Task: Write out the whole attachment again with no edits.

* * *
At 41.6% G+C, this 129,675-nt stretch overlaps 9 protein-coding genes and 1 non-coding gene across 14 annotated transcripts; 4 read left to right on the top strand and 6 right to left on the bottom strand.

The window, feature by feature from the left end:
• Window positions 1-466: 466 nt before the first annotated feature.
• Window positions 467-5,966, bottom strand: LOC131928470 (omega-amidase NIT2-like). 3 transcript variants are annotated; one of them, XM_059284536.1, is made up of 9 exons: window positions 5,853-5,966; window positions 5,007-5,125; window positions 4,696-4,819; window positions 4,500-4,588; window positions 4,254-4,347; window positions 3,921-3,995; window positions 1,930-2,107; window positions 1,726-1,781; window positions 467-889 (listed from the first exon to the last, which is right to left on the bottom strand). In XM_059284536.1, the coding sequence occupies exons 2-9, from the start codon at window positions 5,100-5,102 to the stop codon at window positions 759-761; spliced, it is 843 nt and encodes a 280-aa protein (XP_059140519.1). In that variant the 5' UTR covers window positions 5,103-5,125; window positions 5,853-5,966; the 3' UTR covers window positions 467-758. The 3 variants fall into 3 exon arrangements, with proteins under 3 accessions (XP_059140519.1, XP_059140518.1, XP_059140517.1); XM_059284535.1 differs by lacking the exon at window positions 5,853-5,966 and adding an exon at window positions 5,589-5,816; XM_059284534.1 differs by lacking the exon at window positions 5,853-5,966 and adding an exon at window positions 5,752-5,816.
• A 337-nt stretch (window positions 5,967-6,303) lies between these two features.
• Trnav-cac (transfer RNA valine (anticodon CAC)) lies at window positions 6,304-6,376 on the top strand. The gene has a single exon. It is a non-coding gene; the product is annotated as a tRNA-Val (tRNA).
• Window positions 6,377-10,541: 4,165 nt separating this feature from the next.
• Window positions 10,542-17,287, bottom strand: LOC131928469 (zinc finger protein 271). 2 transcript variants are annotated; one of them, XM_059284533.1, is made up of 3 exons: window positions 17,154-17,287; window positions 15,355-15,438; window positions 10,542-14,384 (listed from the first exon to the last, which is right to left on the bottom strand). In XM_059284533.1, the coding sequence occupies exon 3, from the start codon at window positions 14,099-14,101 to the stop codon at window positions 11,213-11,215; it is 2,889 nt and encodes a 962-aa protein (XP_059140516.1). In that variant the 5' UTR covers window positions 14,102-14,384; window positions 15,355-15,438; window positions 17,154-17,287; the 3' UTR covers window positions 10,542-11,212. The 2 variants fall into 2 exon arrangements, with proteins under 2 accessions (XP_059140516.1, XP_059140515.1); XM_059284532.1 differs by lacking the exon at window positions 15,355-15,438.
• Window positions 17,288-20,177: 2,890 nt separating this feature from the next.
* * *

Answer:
At 41.6% G+C, this 129,675-nt stretch overlaps 9 protein-coding genes and 1 non-coding gene across 14 annotated transcripts; 4 read left to right on the top strand and 6 right to left on the bottom strand.

The window, feature by feature from the left end:
• Window positions 1-466: 466 nt before the first annotated feature.
• Window positions 467-5,966, bottom strand: LOC131928470 (omega-amidase NIT2-like). 3 transcript variants are annotated; one of them, XM_059284536.1, is made up of 9 exons: window positions 5,853-5,966; window positions 5,007-5,125; window positions 4,696-4,819; window positions 4,500-4,588; window positions 4,254-4,347; window positions 3,921-3,995; window positions 1,930-2,107; window positions 1,726-1,781; window positions 467-889 (listed from the first exon to the last, which is right to left on the bottom strand). In XM_059284536.1, the coding sequence occupies exons 2-9, from the start codon at window positions 5,100-5,102 to the stop codon at window positions 759-761; spliced, it is 843 nt and encodes a 280-aa protein (XP_059140519.1). In that variant the 5' UTR covers window positions 5,103-5,125; window positions 5,853-5,966; the 3' UTR covers window positions 467-758. The 3 variants fall into 3 exon arrangements, with proteins under 3 accessions (XP_059140519.1, XP_059140518.1, XP_059140517.1); XM_059284535.1 differs by lacking the exon at window positions 5,853-5,966 and adding an exon at window positions 5,589-5,816; XM_059284534.1 differs by lacking the exon at window positions 5,853-5,966 and adding an exon at window positions 5,752-5,816.
• A 337-nt stretch (window positions 5,967-6,303) lies between these two features.
• Trnav-cac (transfer RNA valine (anticodon CAC)) lies at window positions 6,304-6,376 on the top strand. The gene has a single exon. It is a non-coding gene; the product is annotated as a tRNA-Val (tRNA).
• Window positions 6,377-10,541: 4,165 nt separating this feature from the next.
• Window positions 10,542-17,287, bottom strand: LOC131928469 (zinc finger protein 271). 2 transcript variants are annotated; one of them, XM_059284533.1, is made up of 3 exons: window positions 17,154-17,287; window positions 15,355-15,438; window positions 10,542-14,384 (listed from the first exon to the last, which is right to left on the bottom strand). In XM_059284533.1, the coding sequence occupies exon 3, from the start codon at window positions 14,099-14,101 to the stop codon at window positions 11,213-11,215; it is 2,889 nt and encodes a 962-aa protein (XP_059140516.1). In that variant the 5' UTR covers window positions 14,102-14,384; window positions 15,355-15,438; window positions 17,154-17,287; the 3' UTR covers window positions 10,542-11,212. The 2 variants fall into 2 exon arrangements, with proteins under 2 accessions (XP_059140516.1, XP_059140515.1); XM_059284532.1 differs by lacking the exon at window positions 15,355-15,438.
• Window positions 17,288-20,177: 2,890 nt separating this feature from the next.